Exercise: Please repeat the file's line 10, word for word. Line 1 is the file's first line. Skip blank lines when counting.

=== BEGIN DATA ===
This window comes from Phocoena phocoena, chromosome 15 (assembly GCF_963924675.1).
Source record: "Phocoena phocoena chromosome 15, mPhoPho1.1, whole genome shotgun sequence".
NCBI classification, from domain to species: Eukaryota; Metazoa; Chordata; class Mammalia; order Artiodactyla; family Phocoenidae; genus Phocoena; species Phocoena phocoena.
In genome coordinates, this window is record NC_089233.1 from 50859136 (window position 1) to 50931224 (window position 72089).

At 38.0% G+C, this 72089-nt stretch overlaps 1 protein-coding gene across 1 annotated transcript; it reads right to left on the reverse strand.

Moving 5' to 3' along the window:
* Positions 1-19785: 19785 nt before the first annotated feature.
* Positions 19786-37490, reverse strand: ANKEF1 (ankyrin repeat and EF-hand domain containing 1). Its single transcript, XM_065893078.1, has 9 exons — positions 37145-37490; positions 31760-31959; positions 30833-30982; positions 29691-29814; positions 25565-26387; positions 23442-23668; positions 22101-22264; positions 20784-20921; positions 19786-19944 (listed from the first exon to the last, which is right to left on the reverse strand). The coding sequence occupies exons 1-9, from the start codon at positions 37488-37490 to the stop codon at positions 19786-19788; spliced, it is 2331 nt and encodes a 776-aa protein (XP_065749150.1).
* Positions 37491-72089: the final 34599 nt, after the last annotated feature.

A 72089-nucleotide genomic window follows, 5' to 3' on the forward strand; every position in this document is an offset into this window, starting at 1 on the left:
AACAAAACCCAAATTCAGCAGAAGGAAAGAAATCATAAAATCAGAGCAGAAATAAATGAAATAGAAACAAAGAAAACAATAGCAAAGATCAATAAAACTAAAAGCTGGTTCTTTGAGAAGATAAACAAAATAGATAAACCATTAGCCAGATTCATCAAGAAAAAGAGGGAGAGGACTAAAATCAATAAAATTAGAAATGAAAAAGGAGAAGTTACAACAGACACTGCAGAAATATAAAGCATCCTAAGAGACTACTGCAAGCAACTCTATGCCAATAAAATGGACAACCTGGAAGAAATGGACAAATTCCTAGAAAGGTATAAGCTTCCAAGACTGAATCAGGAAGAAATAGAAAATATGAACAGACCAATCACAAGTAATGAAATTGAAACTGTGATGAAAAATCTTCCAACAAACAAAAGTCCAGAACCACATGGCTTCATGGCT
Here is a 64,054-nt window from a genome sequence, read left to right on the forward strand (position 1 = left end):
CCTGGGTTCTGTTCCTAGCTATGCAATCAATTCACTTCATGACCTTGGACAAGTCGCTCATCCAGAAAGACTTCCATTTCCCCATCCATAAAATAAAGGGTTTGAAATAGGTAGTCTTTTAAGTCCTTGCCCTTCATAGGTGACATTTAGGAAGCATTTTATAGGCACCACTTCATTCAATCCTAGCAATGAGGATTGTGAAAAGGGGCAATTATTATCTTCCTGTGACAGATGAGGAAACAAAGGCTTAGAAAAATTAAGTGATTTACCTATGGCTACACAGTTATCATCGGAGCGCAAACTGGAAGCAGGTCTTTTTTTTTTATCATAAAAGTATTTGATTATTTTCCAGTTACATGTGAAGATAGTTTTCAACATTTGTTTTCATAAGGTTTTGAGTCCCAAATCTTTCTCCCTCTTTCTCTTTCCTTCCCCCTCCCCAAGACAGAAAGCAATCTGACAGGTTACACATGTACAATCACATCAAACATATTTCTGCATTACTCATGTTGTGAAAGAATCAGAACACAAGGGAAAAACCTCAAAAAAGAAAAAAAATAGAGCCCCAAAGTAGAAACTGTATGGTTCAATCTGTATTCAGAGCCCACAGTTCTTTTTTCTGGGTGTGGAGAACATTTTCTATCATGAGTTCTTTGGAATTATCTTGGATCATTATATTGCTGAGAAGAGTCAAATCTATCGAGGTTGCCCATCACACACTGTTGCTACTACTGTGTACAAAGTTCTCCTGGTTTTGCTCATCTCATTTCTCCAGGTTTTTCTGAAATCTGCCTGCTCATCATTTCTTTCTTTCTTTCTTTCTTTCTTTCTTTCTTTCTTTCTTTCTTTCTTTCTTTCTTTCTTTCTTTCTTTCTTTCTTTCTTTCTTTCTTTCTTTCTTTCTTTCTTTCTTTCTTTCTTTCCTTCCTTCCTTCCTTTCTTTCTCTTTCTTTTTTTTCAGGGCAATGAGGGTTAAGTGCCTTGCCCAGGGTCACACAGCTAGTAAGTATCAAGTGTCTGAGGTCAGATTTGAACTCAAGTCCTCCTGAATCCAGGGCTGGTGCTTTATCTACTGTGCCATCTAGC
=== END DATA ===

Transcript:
A 72089-nucleotide genomic window follows, 5' to 3' on the forward strand; every position in this document is an offset into this window, starting at 1 on the left: